Reviewed April 24, 2006.
Candlewick Press, Cambridge,
2005. 28 pages.
Available at Sembach Library
The Wolf’s Story is a
delightful picture book in the tradition of The True Story of the Three Little
Pigs, by Jon Scieszka. In this
have the wolf of the Red Riding Hood story explaining that he was
innocent, a victim of prejudice and misunderstanding.
He says, “I
did odd jobs for
the old woman. Called her Grandma. We
the kid came,
with a big basket of toffee…. Me, I
didn’t like the kid being there. She never spoke to me.
nervous. Can you believe that? When Little Red was there, I felt left out.”
And so it
continues. The poor, misunderstood wolf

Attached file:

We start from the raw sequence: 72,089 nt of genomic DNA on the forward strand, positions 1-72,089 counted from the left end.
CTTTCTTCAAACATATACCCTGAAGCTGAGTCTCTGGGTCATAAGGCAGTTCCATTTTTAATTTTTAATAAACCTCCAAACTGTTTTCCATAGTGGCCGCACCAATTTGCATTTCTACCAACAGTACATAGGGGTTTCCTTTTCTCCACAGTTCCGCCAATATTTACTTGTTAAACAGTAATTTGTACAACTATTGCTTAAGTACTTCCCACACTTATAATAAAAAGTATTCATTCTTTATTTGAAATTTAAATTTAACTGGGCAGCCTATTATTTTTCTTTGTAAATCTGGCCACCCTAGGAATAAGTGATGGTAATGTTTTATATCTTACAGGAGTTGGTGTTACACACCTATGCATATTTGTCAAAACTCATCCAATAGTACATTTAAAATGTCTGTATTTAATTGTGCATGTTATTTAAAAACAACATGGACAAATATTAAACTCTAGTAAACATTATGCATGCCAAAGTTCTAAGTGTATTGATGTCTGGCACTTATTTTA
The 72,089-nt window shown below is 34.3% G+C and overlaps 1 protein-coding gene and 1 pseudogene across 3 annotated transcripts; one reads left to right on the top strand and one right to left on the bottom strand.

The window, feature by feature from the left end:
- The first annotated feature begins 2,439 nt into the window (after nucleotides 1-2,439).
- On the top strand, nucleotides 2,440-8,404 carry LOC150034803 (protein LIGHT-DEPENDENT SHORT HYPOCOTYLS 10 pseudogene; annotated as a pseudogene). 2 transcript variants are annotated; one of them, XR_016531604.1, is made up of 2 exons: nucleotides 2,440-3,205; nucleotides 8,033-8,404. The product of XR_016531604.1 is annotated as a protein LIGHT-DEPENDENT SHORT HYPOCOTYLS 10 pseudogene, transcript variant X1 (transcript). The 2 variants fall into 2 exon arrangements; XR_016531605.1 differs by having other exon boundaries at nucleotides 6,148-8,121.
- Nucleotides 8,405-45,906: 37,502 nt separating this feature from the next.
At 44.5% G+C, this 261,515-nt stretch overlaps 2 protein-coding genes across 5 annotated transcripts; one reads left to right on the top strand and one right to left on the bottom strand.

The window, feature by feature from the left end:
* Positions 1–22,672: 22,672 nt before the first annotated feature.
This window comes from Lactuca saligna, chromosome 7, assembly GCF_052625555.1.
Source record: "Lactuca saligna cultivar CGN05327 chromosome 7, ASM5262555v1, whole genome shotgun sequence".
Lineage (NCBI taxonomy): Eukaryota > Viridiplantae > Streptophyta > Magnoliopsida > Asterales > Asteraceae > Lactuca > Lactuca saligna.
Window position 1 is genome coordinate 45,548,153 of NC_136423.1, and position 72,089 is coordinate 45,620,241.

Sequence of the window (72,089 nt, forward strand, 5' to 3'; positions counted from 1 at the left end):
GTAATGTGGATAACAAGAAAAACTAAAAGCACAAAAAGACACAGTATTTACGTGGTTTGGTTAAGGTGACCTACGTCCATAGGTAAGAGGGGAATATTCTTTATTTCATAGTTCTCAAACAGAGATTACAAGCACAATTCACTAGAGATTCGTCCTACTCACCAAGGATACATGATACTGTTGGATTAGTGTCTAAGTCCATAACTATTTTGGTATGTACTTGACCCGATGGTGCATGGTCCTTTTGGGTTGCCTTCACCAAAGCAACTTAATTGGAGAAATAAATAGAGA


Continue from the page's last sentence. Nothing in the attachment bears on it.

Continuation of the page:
Grandma was simply reaching for her best dress in the wardrobe, when
slipped and knocked herself out. The
wolf panicked, sure he’d be suspected. “It
looked bad. Not everyone
trusts a wolf. I thought they might
I’d done something bad to Grandma.”
You know how
it ends. The poor wolf lost part of his
tail to the
woodsman’s axe. He ends by offering to
do odd jobs for the reader. “No, please. Look
at me. Would
I lie to you?” The reader can
decide for himself if the
wolf’s story sounds plausible.
I love the
way a story told
from the “villain’s” perspective becomes a different story entirely. It’s a nice exercise for putting yourself in
someone else’s place, realizing that things look different from someone
viewpoint, and not being too quick to judge. Besides,
it’s fun! I’m still
sure I trust the wolf….